At 292p, the HSBC (LSE: HSBA) share price has fallen more than 50% this year. But the downtrend has been in place since the beginning of 2018. Since then, the stock is more than 60% lower. And it’s weak again today because of news reports that the bank moved large sums of allegedly illicit funds over almost two decades — and HSBC wasn’t the only offender according to Reuters and others. Why is it the banks can’t seem to keep out of trouble?
You’ve got to look back more than 11 years to find the share price anywhere near its current level. So, is this stock a once-in-a-decade bargain or a value trap?
A perfect storm affecting the HSBC share price
August’s half-year results report revealed the company has been battling through a perfect storm of unfavourable trading conditions. For example, the company reckons the nature, scale and pervasiveness of the coronavirus pandemic “dramatically” affected the global macroeconomic environment.
Indeed, the bank said in the report the economic disruption caused by Covid-19, together with the worsened economic outlook, resulted in a “material increase” in expected credit losses and other credit impairment charges. And there was a reduction in revenue due to lower transaction volumes and reduced client activity.
Meanwhile, levels of geopolitical risk increased and the directors expect economic impacts for the business. One example is US-China relations are under pressure, heightened by the passing of the Hong Kong national security law and the US Hong Kong Autonomy Act. And the future relationship between the UK and the EU remains uncertain. On top of that, the directors think challenges are emerging in UK-China relations.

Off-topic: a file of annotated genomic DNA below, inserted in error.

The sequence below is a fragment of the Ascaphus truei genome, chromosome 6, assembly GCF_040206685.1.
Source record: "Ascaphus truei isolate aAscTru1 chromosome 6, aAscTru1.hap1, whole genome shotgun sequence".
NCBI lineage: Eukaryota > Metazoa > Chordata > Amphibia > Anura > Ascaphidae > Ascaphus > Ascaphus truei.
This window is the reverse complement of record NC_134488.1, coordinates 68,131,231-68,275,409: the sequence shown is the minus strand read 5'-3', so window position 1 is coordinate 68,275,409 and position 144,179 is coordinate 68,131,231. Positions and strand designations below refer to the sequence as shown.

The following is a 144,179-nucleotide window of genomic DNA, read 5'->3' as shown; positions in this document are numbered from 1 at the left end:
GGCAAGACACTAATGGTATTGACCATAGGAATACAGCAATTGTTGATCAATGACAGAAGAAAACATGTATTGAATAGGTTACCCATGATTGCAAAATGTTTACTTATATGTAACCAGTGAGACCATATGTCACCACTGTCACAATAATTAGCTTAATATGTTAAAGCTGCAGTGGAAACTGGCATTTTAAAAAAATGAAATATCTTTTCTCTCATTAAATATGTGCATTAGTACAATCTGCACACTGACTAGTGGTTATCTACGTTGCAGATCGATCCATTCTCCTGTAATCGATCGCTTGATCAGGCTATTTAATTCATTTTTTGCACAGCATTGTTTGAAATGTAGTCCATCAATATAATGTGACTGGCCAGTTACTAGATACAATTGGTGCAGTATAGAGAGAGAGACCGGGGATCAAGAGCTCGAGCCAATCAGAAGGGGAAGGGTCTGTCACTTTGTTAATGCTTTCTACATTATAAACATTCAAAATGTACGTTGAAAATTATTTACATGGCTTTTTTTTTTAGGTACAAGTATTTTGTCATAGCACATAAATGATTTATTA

As well as those worries, interest rates fell in most of HSBC’s key markets and the directors expect them to remain at lower levels for “the foreseeable future.” That’s not a happy situation for a bank, and HSBC said it will “adversely impact” the firm’s ongoing net interest income.
Recovery potential, but it’s risky
But there’s more. Heightened levels of uncertainty have caused a significant increase in market volatility globally. The directors reckon the situation benefited some of its global markets businesses, but it also led to large adverse mark-to-market movements in the first quarter of 2020. But those moves reversed to some extent in the second quarter.
With that lot, it’s no wonder the shares are down. And if you look at the valuation numbers, HSBC looks cheap. Indeed, the price-to-book ratio is around 0.5. And the forward-looking earnings multiple stands near nine, based on City analysts’ estimates for a resurge in earnings next year.
But will it happen? Looking ahead, the directors said in the report the outlook is highly uncertain and dependent on the path and speed of economic recovery. Indeed, banks such as HSBC tend to move according to trends in the macro-economy. If we see the green shoots of recovery, I reckon HSBC could shoot up like a rocket. But several events have the potential to sink the stock further, such as a UK/EU Free Trade Agreement failing to materialise, and the possibility of more lockdowns caused by a resurgent coronavirus pandemic.
Although HSBC has recovery potential, I think that potential comes with great risk for investors. So, I’d rather look for my bargains elsewhere and from other sectors.
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Kevin Godbold has no position in any share mentioned. The Motley Fool UK has recommended HSBC Holdings. Views expressed on the companies mentioned in this article are those of the writer and therefore may differ from the official recommendations we make in our subscription services such as Share Advisor, Hidden Winners and Pro. Here at The Motley Fool we believe that considering a diverse range of insights makes us better investors.